I now know that the other funny word – the one I can’t pronounce, glutaraldehyde – can cause a false negative test result by disrupting the enzyme used in the immunoassay, and the “g” word is the chemical agent in UriAid and Clear Choice products. Collectively called “detox drinks” these concoctions did not detoxify as much as they disguised your urine’s true drug profile long enough to get through the test. What started out as drinking too much cranberry juice or pissing through powdered bleach in your fingernails became a bona fide emergency response industry. It worked until it didn’t – or, more precisely, it worked well until it didn’t work as well. Increasingly, the dilutes were joined by the invalids. All of it was a crapshoot anyway as they were fixing a flawed technology on the fly. Urine testing was very broken from the beginning, and everyone knew it so the government required verifications, The testing industry, in turn, developed a range of confirmatory tests and procedures that satisfied the critics but cost a boatload of money. Somewhere around 2011 the industry begin to commodify the confirmations. For an initial cost you can drug test your employees; for an extra charge you can confirm the results. Think about that for a second. You paid for the test that gave you a result, and then you paid extra to have that result confirmed. The era of specimen verification had begun. It’s not that the old tweaked solutions no longer worked, it was that they no longer worked as well. Only the drug test industry knows how many dilutions and invalids are caught each year, and the real numbers are closely guarded secrets, but it is safe to say that since the arrival of the Specimen Verifications Tests (SVTs) have significantly changed the modern game of cat and mouse.
The slow arrival of specimen verification testing was a blessing to the drug testing industry. It’s one thing to be able to catch cheaters – they could always catch cheaters but it cost too much money. But selling SVTs made catching cheaters profitable! The reputation for flawed technology that defined urine testing twenty years ago – the reputation that made the detox drinks and adulterants industry possible – morphed into the perfect platform to market a new kind of test, a verification test, that could provide peace of mind for an additional price. As the labs got better at catching cheaters, the drug test industry got better at commodifying the service. But a close look reveals that there are limits to the SVTs as well. A blogger promoting Sample Verification Test for Quest Diagnostics wrote of ensuring “the integrity of a urine drug test by measuring pH, creatinine, oxidants and specific gravity,” Similarly, Quest’s major competitor, LabCorp, which operates one of the largest clinical laboratory networks in the world, sells SVT test panels that check for creatinine, specific gravity, pH and/or nitrates, according to the customer’s needs. By now, these are the testing industry’s best weapons against an increasing horde of diluters and adulterators, the science that puts the brakes on the cheaters; but on the subject of piss switching the drug test providers are less self-assured.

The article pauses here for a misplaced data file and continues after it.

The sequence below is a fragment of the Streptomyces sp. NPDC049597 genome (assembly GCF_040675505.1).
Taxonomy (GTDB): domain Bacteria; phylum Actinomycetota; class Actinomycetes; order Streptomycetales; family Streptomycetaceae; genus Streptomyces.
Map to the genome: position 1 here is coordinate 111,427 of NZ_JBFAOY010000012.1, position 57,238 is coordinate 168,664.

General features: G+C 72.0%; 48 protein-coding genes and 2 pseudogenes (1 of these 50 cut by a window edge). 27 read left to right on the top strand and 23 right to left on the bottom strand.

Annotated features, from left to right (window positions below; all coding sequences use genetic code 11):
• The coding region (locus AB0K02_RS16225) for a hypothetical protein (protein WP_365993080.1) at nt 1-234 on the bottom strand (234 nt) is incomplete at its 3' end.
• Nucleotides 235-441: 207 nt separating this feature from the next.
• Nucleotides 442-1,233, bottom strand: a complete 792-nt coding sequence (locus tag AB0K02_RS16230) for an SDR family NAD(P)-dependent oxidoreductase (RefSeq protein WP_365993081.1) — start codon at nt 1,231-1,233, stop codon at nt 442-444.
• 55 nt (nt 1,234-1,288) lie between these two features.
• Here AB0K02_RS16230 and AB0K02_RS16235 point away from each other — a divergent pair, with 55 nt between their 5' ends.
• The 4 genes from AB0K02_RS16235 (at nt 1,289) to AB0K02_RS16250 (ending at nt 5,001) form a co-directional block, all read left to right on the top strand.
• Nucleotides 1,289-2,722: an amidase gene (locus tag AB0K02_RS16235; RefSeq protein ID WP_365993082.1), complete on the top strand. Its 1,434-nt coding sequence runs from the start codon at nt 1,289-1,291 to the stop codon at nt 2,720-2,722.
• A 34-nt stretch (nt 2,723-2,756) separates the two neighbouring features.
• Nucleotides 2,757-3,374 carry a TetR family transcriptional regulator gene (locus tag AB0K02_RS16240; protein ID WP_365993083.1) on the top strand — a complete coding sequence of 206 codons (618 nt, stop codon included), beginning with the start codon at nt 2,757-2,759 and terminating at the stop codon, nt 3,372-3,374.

The Quest blogger suggested “donors may attempt to use common household products like vinegar, ammonia, detoxifiers, chemical additives, bleach, or other substances.” While that may be marginally true, the old school urban legends surrounding bleach, vinegar and ammonia no longer work (and haven’t for years), and the detoxifiers and additives are losing more ground to the SVTs every day. Almost as an afterthought the Quest blogger adds “a donor may even substitute his/her urine with synthetic urine or beverages…”
That single sentence contains both the smartest and stupidest advice I’ve ever heard when it comes to beating your urine test. Let’s unpack the stupid first:
If you try to substitute your tainted urine with a clean “beverage_ – lemonade, tea or Mountain Dew, for example – you will fail your drug test! I repeat: You. Will. Fail. Your. Test! That ship sailed in 1998, and it never came back.
If, however, you choose to swap your dirty sample with quality synthetic piss, you have a pretty good chance of passing the test. Drink a lot of liquid and piss it all out before your test means you’re in danger of coming back “dilute.” Spike your sample after filling up the cup and there’s a good chance you’ll be tagged as an “invalid;” but quality urine with all the parameters attended to offers the best chance to pass your urine test in the 21st Century. It’s the last best idea. Don’t have to take my word for it. Specific gravity can undo a dilute and a simple colorimetric test will unmask an adulterant, but according to the Quest Diagnostics Employer Solutions blog, “[U]rine testing is not always foolproof… If synthetic urine can be successfully substituted for real urine in the privacy of the collection site restroom, unfortunately there is often little that can be done.”
Yes, it requires a touch more bravery to sneak a vial of synthetic piss into the stall, but not too much more. They have thigh-vials and belt-pouches to help with that sort of thing and even a fake phallus through which warm syn piss will flow. So if you got the balls, they got the dick (and there are less dynamic versions for women which employ a small tube). It certainly requires you to up your game a little, but that’s the way the game is going to be played from now on. Of course there’s a product line that I can recommend. More than anything these are the people I trust to sell the quality you need, and I’ve known them for almost twenty years. Weirdly enough, in the business of drug test cheating, there’s no substitute for trust.
“When the going gets weird, the weird turn pro…”